Burgum had never held office before first being elected governor of North Dakota in 2016. Prior to that, he led a technology company called Great Plains Software before selling it to Microsoft for more than $1 billion. 

Accordingly, he has a large personal wealth, with Forbes estimating his net worth to be at least $100 million — something that could prove useful to Trump’s campaign as he struggles with considerable legal bills. 

Trump’s fundraising committees spent nearly $50 million on legal expenses last year, and his leadership PAC has spent millions more already this year. As the Biden campaign outpaces Trump’s fundraising totals, getting some greater financial assistance would be a boon to the former president’s campaign. 

Mackowiak said Burgum’s personal wealth is a strength for him as a choice because the trial that Trump is facing has taken up time he could otherwise spend fundraising. He said that factor may not be as meaningful once the trial ends in a few weeks and Trump potentially has more time to raise money. 

GOP strategist Tyler Glick noted that Burgum loaned his own campaign millions of dollars, and his net worth would allow him to be able to spend some of his money on a Trump-Burgum campaign. 

“Obviously with all these legal bills, you also have to fund the campaign apparatus, so I think that part of the cake has moved up the priority list,” he said. 

Observers said Trump is looking for someone he gets along with well, as he has appeared to be doing with Burgum. 

Republican donor Dan Eberhart — who serves as the CEO of Canary, LLC, a drilling services company with business in North Dakota — said Burgum and Trump “get along really well” while traveling and being together.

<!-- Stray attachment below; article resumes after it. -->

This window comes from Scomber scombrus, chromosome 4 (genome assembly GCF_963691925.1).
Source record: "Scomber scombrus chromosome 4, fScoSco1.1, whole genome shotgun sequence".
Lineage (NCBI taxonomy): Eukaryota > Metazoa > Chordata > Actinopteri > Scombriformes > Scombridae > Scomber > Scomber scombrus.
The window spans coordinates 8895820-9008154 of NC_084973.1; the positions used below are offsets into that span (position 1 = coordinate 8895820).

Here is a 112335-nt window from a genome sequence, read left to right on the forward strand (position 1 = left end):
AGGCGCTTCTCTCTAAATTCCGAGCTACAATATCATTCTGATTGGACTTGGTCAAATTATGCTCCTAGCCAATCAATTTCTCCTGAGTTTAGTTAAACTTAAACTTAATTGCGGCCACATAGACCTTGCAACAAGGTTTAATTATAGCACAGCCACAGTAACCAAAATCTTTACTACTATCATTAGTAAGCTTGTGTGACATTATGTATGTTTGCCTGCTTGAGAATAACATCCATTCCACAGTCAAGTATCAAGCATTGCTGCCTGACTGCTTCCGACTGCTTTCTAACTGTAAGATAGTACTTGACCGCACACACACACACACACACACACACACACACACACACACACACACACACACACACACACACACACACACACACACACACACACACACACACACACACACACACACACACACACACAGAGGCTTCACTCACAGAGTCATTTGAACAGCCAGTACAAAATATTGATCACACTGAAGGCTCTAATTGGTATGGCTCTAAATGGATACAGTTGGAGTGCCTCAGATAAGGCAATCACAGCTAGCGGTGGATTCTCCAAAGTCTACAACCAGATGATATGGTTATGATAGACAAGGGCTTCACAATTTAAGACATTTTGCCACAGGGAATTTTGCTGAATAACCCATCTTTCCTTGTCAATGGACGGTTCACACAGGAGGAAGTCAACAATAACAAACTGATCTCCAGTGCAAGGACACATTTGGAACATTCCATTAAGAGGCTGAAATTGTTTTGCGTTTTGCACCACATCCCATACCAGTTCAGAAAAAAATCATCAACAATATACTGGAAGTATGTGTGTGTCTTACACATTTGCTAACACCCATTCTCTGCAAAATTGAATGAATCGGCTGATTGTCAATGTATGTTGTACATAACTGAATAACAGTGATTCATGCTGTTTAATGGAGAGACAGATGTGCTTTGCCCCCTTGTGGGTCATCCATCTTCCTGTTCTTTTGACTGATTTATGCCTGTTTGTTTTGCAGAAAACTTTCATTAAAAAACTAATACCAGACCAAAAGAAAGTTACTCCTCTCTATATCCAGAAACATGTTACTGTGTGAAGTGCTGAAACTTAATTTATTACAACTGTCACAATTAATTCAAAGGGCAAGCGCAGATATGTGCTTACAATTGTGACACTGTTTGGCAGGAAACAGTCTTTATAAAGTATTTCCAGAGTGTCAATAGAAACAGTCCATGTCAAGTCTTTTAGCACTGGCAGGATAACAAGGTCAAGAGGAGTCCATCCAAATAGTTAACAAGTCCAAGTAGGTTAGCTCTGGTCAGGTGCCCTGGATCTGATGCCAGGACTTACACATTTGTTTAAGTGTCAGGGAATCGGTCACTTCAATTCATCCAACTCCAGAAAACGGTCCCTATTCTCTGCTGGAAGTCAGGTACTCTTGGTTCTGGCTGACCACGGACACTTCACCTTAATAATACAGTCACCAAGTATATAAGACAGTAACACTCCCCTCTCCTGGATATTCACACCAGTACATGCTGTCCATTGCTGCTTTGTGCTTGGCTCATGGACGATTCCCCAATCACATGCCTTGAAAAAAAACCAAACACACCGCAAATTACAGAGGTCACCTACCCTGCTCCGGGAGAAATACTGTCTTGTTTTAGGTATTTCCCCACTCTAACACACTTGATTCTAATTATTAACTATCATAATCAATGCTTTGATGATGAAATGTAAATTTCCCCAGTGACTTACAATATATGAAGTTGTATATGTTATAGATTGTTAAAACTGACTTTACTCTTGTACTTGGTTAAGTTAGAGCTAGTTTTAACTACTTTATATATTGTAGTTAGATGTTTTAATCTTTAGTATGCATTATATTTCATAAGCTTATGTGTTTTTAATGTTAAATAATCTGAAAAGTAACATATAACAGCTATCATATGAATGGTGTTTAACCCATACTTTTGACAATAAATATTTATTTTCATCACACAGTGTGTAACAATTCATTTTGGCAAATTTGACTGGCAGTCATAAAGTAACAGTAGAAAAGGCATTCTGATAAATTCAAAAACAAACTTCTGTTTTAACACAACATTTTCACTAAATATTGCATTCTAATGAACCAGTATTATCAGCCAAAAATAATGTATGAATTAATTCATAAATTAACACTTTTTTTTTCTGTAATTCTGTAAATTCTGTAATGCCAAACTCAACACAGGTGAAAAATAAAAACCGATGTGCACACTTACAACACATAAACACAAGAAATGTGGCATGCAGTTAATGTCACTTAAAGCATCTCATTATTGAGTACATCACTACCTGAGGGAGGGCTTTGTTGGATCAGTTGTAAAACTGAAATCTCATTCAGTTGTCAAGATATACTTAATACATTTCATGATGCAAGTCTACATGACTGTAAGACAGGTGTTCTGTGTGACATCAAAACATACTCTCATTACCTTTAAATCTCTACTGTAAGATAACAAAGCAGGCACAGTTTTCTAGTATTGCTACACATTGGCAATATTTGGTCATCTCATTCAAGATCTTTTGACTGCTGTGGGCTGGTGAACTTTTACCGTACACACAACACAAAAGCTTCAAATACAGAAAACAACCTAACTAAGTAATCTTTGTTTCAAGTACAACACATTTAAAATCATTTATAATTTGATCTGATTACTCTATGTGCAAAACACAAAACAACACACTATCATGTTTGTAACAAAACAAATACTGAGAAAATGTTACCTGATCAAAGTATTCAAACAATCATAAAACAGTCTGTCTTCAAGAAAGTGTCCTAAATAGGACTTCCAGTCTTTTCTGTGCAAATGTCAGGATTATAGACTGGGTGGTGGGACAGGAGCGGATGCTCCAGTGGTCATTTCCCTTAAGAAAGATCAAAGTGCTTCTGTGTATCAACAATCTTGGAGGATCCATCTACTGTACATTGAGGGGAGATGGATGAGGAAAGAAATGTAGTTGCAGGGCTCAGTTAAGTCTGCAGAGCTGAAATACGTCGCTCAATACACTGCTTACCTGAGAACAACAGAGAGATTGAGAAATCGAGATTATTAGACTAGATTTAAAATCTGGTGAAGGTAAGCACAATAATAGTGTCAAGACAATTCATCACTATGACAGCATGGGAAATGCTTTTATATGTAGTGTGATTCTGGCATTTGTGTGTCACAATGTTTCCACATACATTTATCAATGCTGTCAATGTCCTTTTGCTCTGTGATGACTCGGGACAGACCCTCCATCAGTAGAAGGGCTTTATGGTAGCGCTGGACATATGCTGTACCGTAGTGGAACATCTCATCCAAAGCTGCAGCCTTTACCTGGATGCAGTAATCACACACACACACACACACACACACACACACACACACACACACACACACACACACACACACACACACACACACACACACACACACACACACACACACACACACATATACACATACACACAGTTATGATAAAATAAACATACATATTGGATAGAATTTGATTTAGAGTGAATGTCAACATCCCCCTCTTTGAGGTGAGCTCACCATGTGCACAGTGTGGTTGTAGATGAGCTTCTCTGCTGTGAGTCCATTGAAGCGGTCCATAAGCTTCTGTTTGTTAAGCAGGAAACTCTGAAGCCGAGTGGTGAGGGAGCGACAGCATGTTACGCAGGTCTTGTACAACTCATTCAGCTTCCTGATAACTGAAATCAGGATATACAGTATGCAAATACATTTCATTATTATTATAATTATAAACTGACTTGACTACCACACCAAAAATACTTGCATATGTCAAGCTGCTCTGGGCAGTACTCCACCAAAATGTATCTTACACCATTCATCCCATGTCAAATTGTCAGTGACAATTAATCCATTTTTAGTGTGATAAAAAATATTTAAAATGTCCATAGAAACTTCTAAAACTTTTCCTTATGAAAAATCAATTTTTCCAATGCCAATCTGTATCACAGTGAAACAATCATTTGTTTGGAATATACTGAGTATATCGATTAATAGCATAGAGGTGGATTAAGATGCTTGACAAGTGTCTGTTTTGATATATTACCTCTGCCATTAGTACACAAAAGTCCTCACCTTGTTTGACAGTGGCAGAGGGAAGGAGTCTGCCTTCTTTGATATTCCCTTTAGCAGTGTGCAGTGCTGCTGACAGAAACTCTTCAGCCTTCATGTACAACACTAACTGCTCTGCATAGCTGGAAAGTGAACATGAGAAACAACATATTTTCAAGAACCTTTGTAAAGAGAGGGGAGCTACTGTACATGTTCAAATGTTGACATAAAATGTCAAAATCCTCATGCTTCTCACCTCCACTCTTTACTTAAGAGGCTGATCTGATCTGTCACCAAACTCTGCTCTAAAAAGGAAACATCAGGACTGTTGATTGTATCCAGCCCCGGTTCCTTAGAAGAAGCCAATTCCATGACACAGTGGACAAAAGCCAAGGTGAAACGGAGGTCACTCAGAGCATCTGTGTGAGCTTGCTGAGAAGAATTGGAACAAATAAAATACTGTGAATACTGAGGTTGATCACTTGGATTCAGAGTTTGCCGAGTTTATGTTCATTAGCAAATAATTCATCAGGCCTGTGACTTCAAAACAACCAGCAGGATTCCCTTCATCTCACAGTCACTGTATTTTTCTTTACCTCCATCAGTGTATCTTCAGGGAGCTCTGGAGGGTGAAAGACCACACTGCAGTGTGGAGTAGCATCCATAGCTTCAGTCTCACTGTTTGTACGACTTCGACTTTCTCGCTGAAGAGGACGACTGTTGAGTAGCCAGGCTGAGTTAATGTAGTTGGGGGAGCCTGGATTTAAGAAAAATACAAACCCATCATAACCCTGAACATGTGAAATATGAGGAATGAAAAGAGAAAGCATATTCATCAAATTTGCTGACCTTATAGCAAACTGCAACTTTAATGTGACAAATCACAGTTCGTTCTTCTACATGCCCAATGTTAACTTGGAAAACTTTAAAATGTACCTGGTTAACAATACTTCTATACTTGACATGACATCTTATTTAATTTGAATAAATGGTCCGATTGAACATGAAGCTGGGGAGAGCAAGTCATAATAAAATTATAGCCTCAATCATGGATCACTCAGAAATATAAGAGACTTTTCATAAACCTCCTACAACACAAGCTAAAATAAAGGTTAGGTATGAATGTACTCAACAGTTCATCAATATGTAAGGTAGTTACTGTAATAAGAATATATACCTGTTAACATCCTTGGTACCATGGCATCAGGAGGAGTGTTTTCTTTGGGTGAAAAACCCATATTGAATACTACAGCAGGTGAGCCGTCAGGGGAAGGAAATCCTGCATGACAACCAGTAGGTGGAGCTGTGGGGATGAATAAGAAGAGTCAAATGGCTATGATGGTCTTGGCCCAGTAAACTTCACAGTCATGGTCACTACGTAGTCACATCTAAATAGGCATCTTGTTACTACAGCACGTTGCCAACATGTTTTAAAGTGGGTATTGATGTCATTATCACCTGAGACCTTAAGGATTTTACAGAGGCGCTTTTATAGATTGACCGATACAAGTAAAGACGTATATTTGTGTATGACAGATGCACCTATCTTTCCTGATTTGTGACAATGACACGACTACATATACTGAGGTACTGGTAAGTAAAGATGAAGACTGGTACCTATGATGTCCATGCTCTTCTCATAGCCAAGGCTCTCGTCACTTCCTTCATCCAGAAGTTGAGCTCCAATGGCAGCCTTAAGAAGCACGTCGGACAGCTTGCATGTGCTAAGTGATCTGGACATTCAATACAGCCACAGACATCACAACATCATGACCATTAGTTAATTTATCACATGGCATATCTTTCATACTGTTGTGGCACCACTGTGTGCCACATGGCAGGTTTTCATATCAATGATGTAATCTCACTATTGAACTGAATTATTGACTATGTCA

“Trump respects the fact that he’s a very successful businessman-turned-politician. And I also think he hits the hidden criteria of ‘won’t overshadow Trump,’” he said. 

Burgum and Trump are also in line on abortion, an issue that has been difficult territory for Republicans to navigate since the overturning of Roe v. Wade in 2022. Both have said they supported the Supreme Court’s decision and allowing states to decide their abortion policies for themselves, but they would not support a national abortion ban. 

The Republican strategist noted Burgum declared his support for states’ rights on abortion early in the presidential campaign, even before Trump did just last month. 

“That’s what our whole push as a party has been for 50-odd years, and now that is the position that the president, our nominee, has taken,” the strategist said. “And so hopefully, even if he isn’t the vice-presidential nominee, the president will continue to use some of his policy positions that I think resonate a lot with a large chunk of the Republican Party.” 

Strategists said even if Trump does not choose Burgum, the governor seems to be in a strong position to be a key part of his administration. 

“I think it’s highly likely that if he’s not the VP, then he’ll be Energy secretary or Interior secretary,” Mackowiak said. “Highly likely.” 

Glick said Trump’s picks following his 2016 victory were a bit of a “wild card” because those chosen didn’t necessarily have backgrounds in the departments they led, which could happen again. 

“Who knows? You could see [Burgum] in any number of Cabinet positions if last time was an indicator,” he said.

Brett Samuels contributed reporting.